The mother-of-two discussed the appellation with Robin Thede — Meghan's fellow Northwestern alum — who said the term can be empowering, but the Duchess of Sussex had other thoughts.
The former actress explained that she feels the word is "very charged" since it has the implication of someone being "difficult."
"Which is really just a euphemism, or is probably not even a euphemism. It's really a code word for the B-word," she told Thede. As the former Wildcats articulated their thoughts, the Suits star admitted she simply had "zero interest" in saying it and later joked that the chat was giving her "hives."
Despite her beliefs, the Archewell cofounder did praise those who don't take offense to the phrase when they hear it. "These women I respect, whose work I love, a lot of them are entirely comfortable with that," the author noted. "They want to do that, to take the power out of it."
Since the technical definition of b**ch is a female dog, the Californian also interviewed zoologist Lucy Cooke, the author of Bitch: A Revolutionary Guide to Sex, Evolution and the Female Animal.
During their exchange, Meghan spilled, "in the context of this, larger notion of difficult women who are threatening the human social order, being masculine is being aggressive and dominant and being feminine is being submissive."
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"It really annoys me, these labels, because actually being feminine amongst the animal kingdom involves being aggressive and promiscuous and competitive, and dominant, and dynamic and varied and all the things that males are," Cooke pointed out. "So these distinctions between masculine and feminine ... are cultural, not biological. I don't think the word 'bi**h' should be a swear word."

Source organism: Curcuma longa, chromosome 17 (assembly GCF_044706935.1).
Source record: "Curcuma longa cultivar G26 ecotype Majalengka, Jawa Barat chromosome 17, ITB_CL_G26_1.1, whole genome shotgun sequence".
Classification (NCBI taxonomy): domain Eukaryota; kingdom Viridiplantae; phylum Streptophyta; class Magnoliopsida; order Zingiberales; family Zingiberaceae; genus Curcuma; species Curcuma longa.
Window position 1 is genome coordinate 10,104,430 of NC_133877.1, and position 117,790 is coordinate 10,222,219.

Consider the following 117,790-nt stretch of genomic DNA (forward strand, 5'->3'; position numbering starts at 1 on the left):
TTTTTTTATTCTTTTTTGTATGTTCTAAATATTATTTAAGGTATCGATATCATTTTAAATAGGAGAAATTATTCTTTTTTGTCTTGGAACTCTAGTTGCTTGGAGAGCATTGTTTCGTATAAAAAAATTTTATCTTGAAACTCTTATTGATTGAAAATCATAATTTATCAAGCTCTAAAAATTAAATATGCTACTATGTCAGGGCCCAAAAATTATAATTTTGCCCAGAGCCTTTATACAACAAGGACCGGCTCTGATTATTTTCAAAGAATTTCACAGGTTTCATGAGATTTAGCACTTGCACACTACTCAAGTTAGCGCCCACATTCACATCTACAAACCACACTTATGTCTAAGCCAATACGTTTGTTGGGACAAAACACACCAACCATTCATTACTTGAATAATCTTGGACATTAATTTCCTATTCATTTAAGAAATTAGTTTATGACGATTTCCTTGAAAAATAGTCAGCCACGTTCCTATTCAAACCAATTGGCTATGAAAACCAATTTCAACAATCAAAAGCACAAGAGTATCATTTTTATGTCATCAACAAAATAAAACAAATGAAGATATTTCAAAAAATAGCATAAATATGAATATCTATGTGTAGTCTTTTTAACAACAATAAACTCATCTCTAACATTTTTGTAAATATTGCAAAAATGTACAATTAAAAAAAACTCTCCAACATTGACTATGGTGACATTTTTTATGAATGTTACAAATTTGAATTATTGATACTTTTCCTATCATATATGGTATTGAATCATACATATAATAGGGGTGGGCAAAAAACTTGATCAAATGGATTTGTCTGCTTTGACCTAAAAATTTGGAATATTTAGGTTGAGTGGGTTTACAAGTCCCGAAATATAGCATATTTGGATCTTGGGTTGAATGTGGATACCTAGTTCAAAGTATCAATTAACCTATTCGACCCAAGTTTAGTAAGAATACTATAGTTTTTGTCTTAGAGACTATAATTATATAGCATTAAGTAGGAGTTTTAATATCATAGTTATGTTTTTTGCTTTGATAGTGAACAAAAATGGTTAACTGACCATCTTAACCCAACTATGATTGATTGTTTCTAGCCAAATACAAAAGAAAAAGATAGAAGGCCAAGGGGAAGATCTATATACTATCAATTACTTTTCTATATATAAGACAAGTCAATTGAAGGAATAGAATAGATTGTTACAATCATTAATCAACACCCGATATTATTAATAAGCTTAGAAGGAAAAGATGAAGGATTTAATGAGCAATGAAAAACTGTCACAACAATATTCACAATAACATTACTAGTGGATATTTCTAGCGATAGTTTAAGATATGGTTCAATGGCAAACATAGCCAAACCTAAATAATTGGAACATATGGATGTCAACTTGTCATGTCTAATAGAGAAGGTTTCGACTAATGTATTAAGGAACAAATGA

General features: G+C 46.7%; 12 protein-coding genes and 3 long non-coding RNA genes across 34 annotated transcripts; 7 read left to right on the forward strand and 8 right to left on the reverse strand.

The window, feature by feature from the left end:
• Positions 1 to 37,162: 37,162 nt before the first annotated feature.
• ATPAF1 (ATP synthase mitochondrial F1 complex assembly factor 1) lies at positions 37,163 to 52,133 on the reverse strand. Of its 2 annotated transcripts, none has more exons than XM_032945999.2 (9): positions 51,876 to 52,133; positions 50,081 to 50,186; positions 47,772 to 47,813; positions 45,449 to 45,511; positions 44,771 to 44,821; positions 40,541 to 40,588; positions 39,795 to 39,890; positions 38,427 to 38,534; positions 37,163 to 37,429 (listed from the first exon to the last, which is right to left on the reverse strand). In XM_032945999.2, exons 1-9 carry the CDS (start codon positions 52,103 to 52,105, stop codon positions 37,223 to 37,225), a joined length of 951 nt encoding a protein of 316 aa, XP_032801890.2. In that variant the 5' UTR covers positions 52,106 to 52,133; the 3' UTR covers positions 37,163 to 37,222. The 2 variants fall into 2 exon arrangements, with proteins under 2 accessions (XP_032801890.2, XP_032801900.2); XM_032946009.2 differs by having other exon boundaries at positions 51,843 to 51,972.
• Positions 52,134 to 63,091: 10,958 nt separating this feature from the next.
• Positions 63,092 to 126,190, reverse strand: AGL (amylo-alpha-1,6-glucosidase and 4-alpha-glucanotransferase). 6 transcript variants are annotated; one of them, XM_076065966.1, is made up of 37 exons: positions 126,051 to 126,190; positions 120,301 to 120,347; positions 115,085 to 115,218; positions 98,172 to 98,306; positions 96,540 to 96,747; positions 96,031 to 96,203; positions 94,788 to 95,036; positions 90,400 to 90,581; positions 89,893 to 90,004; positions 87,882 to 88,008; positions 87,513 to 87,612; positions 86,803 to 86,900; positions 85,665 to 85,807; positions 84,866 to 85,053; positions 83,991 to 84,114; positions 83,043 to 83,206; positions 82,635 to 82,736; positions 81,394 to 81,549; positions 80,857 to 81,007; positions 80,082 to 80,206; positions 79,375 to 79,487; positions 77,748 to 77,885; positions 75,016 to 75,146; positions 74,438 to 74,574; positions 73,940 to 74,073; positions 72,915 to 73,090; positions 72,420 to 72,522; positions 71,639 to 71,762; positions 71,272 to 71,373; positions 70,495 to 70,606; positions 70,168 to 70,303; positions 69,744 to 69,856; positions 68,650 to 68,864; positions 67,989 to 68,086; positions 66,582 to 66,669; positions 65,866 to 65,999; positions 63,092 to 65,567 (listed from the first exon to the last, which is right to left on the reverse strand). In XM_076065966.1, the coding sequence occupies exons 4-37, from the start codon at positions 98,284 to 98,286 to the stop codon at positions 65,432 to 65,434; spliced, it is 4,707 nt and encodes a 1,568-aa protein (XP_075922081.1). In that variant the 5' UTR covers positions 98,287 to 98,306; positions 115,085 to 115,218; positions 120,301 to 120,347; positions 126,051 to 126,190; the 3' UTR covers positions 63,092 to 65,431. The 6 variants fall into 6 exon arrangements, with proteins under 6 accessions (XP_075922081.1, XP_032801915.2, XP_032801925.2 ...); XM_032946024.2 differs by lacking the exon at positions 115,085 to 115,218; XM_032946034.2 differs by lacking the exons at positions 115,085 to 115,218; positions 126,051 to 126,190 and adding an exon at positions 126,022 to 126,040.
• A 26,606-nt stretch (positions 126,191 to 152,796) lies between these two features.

The scientific perspective Cooke offered allowed Meghan the opportunity to transition into her concluding statements. "So, perhaps the truth is that labeling a woman as the B-word, or as difficult, is often a deflection, a way to hide some of her really awesome qualities, her persistence, her strength, her perseverance, her strong opinion, maybe even her resilience," Meghan said.
"But that's what happens when we label someone, a woman, especially, one of these words. It becomes a way to take their power away. Keep them in their place. A lot of times it's tied to the very women who have power and agency," the Los Angeles native added.
The dialogue surrounding the term paralleled the Duchess' recent conversation with Ziwe and Issa Rae. The three entertainment professionals dissected racial tropes associated with Black femininity and the stereotypes that cause the trio to fear being perceived as angry on a previous episode.
"I will find myself cowering and tiptoeing into a room," Meghan explained. "Stop whispering and tiptoeing around and say what it is you need. You're allowed to set a boundary, you're allowed to be clear. It does not make you demanding, it does not make you difficult. It makes you clear."